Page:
Self recovery Double line 4x4 winch pull is when the winch rope is pulled out, put through a snatch block (snatch block is attached to an anchor point) and then pulled back/ "doubled back" to the vehicle and hooked up to a front recovery point so that the rope is now attached to the same vehicle twice (Attached by the winch and recovery point at the same time).
The 4x4 winch now almost doubles in pulling power!
A single line pull with a 4x4 winch is a fast and direct method when compared to a double line pull and if the winch is rated at 9000lbs of pulling this will be the maximum load limit.
If pulling close to the maximum limit (say 4x4 stuck in mud 8000lbs load due to sticky mud) the winch will be worked hard, also the more load the slower it will pull.
Take the same situation but with a double line pull; the vehicle weight combined with the sticky mud 8000lbs which is very close to the 9000lbs working load limit.
Rigging up a double line pull will almost double the pulling strength to just less than 18000lbs causing the winch to pull with ease dramatically reducing wear to the 4x4 winch.
Double line pull does mean twice the rope so there is more rope to be pulled in meaning it takes twice as long to winch the rope, however in the event of a single line pull close to the winches load limit a double line will still beat a single line pull in time as the winch will be very slow pulling in due to being near its maximum limit.
Winch Kit equipment used: Winch, Snatch block, Front/rear recovery points, possibly an extension strap, tree trunk protector/strap and multiple D shackles.
See diagram below
Recovering another vehicle using the double line pull is also possible; this would require the disabled vehicle to have two recovery points on the front or the rear of the vehicle in order to do safely.
To rig this up the end of a bridle strap or tree trunk protector is attached at each recovery points to even the load.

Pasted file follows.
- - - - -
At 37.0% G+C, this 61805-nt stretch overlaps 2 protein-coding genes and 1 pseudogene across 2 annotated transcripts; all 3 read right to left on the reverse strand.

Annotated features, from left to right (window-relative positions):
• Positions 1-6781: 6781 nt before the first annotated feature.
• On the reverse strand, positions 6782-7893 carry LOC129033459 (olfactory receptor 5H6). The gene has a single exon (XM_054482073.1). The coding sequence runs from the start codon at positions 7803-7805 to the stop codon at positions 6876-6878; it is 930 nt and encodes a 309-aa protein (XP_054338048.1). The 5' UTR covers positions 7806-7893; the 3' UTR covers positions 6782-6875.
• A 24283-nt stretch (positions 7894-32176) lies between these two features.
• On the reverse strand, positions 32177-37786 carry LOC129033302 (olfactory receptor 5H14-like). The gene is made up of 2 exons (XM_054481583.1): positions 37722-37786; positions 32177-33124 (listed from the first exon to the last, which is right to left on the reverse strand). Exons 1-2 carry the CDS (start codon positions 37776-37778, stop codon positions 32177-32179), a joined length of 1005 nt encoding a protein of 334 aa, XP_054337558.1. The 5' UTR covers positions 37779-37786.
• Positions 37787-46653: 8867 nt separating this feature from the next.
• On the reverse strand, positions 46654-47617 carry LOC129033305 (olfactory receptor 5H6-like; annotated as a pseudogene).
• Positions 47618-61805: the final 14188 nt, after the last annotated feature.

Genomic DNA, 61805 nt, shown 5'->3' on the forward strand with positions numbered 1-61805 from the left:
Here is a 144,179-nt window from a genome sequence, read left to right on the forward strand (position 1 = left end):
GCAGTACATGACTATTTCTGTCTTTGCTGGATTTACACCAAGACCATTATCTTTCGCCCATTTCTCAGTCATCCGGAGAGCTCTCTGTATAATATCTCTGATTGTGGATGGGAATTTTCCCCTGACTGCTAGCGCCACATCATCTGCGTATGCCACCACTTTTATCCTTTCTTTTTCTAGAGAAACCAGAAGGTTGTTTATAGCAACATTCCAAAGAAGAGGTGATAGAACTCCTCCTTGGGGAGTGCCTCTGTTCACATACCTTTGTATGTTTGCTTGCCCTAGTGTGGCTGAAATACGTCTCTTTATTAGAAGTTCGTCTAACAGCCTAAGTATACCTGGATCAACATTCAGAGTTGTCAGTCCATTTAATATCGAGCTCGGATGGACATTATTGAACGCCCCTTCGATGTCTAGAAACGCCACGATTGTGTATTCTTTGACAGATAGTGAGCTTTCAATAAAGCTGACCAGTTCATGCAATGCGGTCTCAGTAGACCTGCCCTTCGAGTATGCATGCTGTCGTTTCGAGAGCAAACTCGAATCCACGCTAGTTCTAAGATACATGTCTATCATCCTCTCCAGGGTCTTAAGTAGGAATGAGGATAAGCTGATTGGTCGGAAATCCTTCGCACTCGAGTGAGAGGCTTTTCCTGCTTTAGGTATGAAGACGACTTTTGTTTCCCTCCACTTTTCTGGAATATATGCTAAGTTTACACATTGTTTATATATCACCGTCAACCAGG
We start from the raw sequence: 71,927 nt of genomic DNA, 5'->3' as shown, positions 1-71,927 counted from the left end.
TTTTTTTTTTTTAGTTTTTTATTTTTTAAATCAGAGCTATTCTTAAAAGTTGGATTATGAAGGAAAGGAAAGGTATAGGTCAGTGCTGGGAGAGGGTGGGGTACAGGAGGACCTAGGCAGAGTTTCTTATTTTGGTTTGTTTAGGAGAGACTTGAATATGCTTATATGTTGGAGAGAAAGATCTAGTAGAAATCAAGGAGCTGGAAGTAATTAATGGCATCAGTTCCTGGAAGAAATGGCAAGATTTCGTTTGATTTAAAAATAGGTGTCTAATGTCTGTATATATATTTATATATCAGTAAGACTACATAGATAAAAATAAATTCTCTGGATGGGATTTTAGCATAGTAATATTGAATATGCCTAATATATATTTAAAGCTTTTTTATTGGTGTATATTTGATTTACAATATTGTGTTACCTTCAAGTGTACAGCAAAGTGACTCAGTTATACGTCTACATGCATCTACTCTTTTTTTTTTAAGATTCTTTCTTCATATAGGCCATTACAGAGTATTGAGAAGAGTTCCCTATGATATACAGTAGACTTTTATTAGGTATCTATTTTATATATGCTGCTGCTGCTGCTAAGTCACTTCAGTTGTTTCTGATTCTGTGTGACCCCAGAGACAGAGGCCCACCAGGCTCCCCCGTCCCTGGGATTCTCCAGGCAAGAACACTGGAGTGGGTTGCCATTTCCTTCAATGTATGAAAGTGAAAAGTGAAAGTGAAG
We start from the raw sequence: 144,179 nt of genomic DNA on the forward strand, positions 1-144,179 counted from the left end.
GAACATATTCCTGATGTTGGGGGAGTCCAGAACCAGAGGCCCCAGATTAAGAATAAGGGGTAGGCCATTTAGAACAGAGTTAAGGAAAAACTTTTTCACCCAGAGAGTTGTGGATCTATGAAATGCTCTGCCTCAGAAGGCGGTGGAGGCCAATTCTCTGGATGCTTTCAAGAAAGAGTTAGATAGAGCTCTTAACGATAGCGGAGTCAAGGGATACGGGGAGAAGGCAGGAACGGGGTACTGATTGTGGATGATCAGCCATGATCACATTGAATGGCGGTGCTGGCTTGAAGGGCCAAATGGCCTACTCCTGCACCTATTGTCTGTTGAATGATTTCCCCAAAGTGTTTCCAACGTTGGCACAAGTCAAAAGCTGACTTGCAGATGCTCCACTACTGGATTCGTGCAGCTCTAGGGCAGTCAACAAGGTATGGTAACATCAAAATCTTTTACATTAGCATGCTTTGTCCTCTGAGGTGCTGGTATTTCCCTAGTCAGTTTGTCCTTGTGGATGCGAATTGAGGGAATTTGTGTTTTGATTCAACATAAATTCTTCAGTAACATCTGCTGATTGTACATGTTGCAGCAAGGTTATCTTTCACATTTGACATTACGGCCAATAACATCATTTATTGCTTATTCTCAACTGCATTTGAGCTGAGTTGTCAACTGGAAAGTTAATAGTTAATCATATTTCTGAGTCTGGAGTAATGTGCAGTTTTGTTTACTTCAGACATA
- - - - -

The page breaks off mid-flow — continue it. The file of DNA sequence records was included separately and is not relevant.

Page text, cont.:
A winch block is then attached to the bridal/tree trunk strap which the winch rope from the recovering 4x4 is pull through and then doubling the winch rope back to the winching 4x4 (recovery 4x4), just like the standard double line pull. Only this time the instead of a tree at the snatch block end it’s the disabled vehicle requiring recovery.
Using the method of double line pull the winching vehicle will more than likely need a vehicle or anchor point behind it to stop it from being pulled towards the disabled vehicle.
See diagram below
A double line pull is used mainly for the following reasons:
To reduce the stress on the 4x4 winch
To enable the winch to pull nearly twice its working load
Much like the double line pull only so much force is required a triple line pull is the only option also combining winch kits (Hopfully your mate has a full winch kit too)!
This type of winch recovery would rarely be required. To rig up the triple line pull will require 2 snatch blocks one on the tree and one on the front of the vehicle attached to 1 or sharing 2 front recovery points, 2 strong anchor points (2 tree trunk straps around the same tree or one on two trees near each other.
Winch Kit equipment used: Winch, 2 Snatch blocks, Front/rear recovery points, possibly an extension strap, 2 tree trunk protector/strap and multiple D shackles.
See diagram below